Reading a free-market economist extol the virtues of commercial health insurers is a bit like listening to a trusted old football coach explain why Tom Brady is the best QB ever. Talk about your cognitive dissonance – I argue with the author, then I argue with myself, then I concede his point, but with a caveat.
Chris Pope, a senior fellow at The Manhattan Institute, a think tank that pushes for idea built on markets and personal choice, had an editorial in the Wall Street Journal yesterday making the case that the very thing that makes insurers unpopular with both their members and their providers – when they say ‘no’ – is a key feature that makes them valuable.
Here is a link to the piece on the MI website, but you hit the WSJ paywall if you want to read the whole thing. Can we really can’t be disappointed when the leading bastion for capitalism charges for their content?
Pope argues that payers do a lot of things of value – they vet and organize provider networks, they experiment with new benefit plan designs to figure out a better system – but one of the most valuable things they do is say ‘no,’ as in, ‘No, we are not paying for that.’ They deny authorization, they deny claims.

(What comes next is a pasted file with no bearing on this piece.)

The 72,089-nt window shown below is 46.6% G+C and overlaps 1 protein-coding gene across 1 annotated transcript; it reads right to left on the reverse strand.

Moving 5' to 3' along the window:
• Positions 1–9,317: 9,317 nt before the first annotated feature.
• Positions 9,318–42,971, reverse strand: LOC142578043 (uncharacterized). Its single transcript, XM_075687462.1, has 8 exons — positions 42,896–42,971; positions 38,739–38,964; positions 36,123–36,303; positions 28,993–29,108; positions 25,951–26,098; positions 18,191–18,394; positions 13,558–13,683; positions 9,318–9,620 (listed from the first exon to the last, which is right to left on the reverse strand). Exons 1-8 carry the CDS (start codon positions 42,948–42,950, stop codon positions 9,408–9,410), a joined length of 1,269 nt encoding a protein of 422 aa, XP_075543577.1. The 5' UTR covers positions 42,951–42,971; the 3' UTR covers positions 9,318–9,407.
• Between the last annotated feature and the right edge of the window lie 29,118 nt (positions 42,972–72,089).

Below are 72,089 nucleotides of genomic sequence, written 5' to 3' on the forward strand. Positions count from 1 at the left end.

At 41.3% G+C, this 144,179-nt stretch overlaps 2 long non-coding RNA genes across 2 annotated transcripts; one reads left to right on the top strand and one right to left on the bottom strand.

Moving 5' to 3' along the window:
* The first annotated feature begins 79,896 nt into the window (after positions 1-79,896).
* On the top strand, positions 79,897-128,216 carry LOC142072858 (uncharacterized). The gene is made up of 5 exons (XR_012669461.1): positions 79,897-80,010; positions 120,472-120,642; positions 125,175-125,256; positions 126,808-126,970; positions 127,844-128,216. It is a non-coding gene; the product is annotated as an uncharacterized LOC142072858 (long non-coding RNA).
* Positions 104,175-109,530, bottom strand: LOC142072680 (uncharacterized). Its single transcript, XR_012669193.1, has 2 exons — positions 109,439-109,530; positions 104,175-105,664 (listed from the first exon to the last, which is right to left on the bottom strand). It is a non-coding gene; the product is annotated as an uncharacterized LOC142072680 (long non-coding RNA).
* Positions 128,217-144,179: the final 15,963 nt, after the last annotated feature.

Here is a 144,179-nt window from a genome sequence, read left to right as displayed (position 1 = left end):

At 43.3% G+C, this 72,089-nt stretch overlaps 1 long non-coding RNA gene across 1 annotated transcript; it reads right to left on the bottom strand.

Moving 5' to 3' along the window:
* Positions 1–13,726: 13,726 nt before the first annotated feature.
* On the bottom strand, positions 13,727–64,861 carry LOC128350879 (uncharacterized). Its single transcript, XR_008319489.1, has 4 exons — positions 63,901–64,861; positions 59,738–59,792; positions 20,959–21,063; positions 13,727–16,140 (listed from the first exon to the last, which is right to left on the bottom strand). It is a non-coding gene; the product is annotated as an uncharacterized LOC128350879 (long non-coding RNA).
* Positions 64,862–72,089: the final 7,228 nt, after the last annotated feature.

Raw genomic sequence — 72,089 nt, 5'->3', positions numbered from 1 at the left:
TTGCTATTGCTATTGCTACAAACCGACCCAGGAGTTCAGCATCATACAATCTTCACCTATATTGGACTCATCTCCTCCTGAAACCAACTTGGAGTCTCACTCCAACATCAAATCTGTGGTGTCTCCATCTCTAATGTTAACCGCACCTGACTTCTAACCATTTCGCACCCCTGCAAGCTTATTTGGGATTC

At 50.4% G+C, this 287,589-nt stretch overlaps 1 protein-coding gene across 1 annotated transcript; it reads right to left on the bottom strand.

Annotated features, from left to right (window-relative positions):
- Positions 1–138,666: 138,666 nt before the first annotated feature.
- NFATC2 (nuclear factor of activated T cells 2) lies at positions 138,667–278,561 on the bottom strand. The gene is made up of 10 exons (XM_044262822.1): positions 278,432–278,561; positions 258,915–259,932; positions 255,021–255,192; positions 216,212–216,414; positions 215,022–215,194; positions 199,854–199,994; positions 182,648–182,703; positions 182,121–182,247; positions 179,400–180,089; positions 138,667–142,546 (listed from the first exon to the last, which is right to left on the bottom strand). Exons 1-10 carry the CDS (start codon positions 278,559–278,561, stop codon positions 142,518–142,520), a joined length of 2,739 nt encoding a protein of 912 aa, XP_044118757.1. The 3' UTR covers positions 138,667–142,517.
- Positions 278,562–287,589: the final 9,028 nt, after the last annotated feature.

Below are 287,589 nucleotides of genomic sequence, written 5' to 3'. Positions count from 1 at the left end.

Now, let’s point out the obvious source of my inner turmoil: ALN is a physician revenue cycle management company…we fight the payers on behalf of our physician clients when this happens! Sure, we do a lot of other things to get their claims processed and paid, but a huge part of our work is what we call ‘denials management.’ More important, for most of our clients this is the single most critical thing we do for them to earn our keep.
So, a free-market thinker (if you are new here, I am decidedly free-market and working on the ‘thinker’ part) is making the case that payers denying coverage is a good thing?
Directly, his case is that in the denial process payers reduce fraud, ferret out dubious or overly expensive care, thus allowing resources to instead flow to higher efficacy utilization. Set aside for a moment your opinion of his thesis (or do as I did and have you own argument with him) and let’s get to his bigger point, which is why I ended up liking his piece.
He is making a case against the single-payer ideas percolating from the Democratic candidates. He dispels the myth that there is a ton of savings to be had by taking the profits of health insurers. He shows that commercial payers better perform the fraud and abuse function than does Medicare, and that all without the power of guns and badges. He points to Medicare Advantage vs. traditional Medicare is a classic test/control group experiment that obliterates the fantasy assumptions of the crowd that believes the government can run one-fifth of the economy better than those greedy capitalists at UnitedHealth.
If you can get to the piece, you should. Even if you disagree with him, it is thought provoking as we continue to ramp up this debate.